Don't Get the Red Out

Lycopene gives prostates—and other organs—a healthy glow.

By Lisa James

What’s healthy, trendy and red all over? It’s lycopene, the substance that gives tomatoes their distinctive rosy hue. A member of the very colorful carotenoid family of phytonutrients (such as the orange-tinted beta carotene), lycopene is best known as a protector of prostates against cancer. But the more scientists study it the more health benefits they find, including help for the cardiovascular system and serving as a shield against other sorts of malignancies.

Lycopene’s defensive prowess comes in part from its ability to vanquish those evil free radicals, molecular scoundrels that can cause cell damage. In addition, it helps make sure cells communicate properly.

Scientists noticed that lycopene concentrates in the pros­tate, which led them to surmise that this nutrient might be useful in staving off prostate cancer, the most common malignancy among American men. That idea has been borne out by research; in fact, “the strongest known dietary risk factor for prostate cancer (is a) lycopene deficit,” according to members of the Harvard School of Public Health. Lycopene has even shown an ability to help men who already have cancer. In one small study, men who took a lycopene supplement before having their cancerous prostates removed saw their levels of PSA, a marker for prostate problems, drop by 18% compared with a 14% rise for men who took a look-alike substance (Cancer Epidemiology, Biomarkers & Prevention 8/01).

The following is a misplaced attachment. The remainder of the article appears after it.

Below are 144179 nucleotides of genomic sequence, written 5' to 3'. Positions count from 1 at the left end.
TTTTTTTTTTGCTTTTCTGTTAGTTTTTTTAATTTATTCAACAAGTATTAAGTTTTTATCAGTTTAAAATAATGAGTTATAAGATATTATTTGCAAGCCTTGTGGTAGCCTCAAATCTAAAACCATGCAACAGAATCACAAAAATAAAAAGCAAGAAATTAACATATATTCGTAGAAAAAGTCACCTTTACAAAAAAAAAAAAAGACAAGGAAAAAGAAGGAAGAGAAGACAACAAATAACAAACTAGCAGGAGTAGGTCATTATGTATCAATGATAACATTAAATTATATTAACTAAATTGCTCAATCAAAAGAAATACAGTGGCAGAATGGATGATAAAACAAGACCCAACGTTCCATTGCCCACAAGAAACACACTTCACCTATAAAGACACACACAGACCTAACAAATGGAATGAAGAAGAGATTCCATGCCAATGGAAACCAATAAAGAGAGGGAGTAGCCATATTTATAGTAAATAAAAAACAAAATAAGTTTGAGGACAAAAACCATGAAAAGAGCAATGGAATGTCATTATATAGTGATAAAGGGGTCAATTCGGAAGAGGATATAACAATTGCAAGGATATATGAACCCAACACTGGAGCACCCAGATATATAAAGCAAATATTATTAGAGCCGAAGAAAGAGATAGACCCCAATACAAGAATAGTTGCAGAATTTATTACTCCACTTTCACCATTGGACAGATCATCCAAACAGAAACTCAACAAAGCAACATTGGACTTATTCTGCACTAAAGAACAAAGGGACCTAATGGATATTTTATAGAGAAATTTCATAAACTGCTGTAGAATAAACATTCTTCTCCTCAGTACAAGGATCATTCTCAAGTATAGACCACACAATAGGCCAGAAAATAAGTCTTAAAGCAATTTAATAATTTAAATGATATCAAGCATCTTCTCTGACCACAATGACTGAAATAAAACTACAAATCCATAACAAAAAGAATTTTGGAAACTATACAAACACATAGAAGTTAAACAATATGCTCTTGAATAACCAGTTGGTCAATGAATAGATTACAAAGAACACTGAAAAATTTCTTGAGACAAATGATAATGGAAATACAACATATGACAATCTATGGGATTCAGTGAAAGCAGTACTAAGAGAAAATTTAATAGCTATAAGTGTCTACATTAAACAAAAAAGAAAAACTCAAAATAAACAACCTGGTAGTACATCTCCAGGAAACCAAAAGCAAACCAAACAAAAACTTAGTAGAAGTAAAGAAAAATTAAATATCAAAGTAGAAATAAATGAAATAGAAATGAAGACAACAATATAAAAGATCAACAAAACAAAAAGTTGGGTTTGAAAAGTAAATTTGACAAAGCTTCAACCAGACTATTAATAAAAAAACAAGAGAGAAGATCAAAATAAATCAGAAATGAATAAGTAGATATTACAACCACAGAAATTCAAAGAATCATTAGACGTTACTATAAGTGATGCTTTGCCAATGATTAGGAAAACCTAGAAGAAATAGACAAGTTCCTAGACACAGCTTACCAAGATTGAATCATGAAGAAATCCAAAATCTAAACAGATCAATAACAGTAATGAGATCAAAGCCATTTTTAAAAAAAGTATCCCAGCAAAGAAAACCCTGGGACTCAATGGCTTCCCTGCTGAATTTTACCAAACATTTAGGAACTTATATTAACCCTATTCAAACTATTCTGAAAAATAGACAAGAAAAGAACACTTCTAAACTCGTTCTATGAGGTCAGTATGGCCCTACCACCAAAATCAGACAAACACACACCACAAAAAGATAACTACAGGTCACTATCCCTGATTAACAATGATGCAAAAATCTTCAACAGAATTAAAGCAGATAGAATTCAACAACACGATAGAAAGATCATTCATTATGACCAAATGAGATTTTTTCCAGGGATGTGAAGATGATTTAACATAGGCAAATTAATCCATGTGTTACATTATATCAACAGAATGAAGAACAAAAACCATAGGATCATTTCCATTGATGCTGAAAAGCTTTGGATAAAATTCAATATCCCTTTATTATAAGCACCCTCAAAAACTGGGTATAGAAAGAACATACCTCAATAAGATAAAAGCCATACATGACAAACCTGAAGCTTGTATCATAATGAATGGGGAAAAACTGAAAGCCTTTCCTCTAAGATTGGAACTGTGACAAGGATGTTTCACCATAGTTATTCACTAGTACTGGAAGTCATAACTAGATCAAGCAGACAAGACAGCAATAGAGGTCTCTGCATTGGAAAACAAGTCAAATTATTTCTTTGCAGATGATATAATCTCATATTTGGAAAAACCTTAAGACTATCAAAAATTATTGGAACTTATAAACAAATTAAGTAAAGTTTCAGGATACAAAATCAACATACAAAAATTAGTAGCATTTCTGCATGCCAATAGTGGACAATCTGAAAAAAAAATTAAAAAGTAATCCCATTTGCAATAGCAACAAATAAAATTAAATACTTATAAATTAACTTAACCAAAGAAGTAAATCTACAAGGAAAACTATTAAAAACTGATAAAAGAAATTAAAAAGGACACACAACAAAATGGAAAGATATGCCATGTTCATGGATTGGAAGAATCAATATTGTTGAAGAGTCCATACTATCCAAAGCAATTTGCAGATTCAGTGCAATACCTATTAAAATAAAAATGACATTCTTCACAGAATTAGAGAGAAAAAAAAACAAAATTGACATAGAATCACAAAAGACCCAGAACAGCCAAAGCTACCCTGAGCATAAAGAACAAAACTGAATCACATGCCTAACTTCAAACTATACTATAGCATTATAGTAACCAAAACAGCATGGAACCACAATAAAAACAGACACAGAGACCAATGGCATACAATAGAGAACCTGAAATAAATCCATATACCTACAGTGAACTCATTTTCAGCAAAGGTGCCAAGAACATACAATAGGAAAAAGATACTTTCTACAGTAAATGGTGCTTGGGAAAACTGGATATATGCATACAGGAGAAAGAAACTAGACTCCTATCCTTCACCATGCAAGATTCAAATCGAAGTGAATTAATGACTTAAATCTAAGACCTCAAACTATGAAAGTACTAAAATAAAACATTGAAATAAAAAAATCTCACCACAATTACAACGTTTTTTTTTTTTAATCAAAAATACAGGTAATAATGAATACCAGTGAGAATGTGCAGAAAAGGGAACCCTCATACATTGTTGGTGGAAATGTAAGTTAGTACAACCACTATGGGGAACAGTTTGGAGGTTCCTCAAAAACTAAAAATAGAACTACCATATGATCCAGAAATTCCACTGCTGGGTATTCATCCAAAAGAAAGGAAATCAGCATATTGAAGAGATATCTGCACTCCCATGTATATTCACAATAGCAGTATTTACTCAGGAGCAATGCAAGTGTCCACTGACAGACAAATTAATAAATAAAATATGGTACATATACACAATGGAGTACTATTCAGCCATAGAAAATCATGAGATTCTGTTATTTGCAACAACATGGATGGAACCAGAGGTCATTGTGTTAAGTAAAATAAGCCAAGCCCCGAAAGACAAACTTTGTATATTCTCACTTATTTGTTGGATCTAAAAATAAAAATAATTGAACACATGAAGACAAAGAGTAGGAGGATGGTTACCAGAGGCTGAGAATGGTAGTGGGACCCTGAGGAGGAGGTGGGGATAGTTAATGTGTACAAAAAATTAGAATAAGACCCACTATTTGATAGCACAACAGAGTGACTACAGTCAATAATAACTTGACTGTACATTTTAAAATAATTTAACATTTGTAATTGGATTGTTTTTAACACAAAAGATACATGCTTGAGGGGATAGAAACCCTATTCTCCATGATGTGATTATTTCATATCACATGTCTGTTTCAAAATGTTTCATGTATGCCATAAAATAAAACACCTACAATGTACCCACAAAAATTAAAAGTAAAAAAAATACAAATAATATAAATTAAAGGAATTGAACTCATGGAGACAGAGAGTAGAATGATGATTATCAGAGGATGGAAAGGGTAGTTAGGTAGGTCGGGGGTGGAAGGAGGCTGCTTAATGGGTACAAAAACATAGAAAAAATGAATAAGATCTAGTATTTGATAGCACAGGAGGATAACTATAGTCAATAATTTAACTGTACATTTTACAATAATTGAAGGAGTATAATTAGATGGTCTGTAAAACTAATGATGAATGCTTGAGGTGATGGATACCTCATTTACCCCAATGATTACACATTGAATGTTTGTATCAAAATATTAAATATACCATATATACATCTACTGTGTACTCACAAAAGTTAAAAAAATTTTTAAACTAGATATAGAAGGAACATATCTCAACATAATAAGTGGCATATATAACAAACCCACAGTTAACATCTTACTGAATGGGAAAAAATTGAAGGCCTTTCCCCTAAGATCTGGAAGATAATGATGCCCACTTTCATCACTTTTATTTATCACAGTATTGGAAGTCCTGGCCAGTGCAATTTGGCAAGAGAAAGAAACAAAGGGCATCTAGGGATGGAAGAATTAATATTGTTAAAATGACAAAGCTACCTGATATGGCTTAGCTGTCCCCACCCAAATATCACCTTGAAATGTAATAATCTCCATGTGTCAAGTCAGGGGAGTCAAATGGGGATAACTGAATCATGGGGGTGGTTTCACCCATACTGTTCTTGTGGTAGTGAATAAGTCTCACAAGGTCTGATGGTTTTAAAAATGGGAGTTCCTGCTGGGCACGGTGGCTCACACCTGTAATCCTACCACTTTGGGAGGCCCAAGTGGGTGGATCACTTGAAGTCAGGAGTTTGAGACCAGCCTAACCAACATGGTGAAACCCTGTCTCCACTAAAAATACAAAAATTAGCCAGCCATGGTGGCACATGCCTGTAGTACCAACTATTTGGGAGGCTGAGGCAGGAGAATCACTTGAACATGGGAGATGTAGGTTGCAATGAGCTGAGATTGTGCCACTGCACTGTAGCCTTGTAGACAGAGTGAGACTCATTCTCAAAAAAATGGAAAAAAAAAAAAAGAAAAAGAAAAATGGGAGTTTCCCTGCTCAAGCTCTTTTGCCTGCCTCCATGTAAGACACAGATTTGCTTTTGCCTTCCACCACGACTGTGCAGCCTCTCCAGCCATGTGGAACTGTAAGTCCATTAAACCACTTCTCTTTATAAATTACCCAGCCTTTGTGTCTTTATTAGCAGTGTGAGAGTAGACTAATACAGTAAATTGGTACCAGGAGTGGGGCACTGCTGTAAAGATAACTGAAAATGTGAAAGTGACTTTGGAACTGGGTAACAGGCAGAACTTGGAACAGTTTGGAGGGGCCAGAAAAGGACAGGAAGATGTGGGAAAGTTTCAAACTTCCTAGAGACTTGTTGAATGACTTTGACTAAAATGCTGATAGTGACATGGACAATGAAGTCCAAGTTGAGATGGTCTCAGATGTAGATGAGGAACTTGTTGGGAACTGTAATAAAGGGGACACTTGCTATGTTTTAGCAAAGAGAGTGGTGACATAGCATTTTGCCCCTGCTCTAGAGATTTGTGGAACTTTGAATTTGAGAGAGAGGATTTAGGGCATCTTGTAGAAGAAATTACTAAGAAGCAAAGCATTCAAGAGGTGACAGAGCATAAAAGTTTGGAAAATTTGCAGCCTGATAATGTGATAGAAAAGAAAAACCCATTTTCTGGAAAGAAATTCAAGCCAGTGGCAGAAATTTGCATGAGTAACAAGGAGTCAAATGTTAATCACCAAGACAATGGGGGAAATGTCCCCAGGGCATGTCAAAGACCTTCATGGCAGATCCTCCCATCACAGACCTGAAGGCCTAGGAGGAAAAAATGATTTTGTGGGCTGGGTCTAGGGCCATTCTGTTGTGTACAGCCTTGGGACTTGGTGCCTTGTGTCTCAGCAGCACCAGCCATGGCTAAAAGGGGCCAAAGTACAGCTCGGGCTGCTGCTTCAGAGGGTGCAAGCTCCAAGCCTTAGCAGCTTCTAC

Seeing Red Everywhere

Free radicals not only cause cancerous cell changes but they also damage low-density lipoprotein (LDL) through a process called oxidation. This causes LDL to gather in artery walls, which can lead to heart attacks and strokes.

By slowing oxidation, lycopene appears to befriend blood vessels. According to an investigation done in Holland that involved nearly 8,000 people, plaque on artery walls went down as lycopene went up. Other studies have shown associations between higher lycopene levels and reduced rates of blood pressure (in people with moderate hypertension to start with) and inflammation, now recognized as an important factor in both plaque formation and cardiovascular disease.
Lycopene also gathers in another organ dear to the male heart, the testicle. This helps explain why lycopene may promote fertility among men who suffer from poor sperm quality, although this research is still in its early stages.

Lycopene for Ladies

When it comes to gender, though, lycopene is an equal-opportunity health booster. High lycopene levels appear to help keep women’s hearts in the pink, according to a study published in the American Journal of Clinical Nutrition (1/04). What’s more, some early studies indicate that lycopene may reduce risk of  both breast and cervical cancers.

Women are also especially prone to osteoporosis, a bone-thinning dis-order that leaves sufferers vulnerable to fractures. Preliminary research suggests that free radical damage contributes to this disease and that lycopene may encourage bone to break down and build back up the way it should.
Tomatoes, including such tomato-based delectibles as juice, ketchup, salsa, paste and sauce, are the best-known sources of lycopene. But this helpful nutrient is also found in apricots, pink grapefruit, guavas, papayas and water­melon. (How’s that for a fruit salad?)

Trying to please your taste buds even as you protect your prostate? Reach for lycopene, the rich red stuff.

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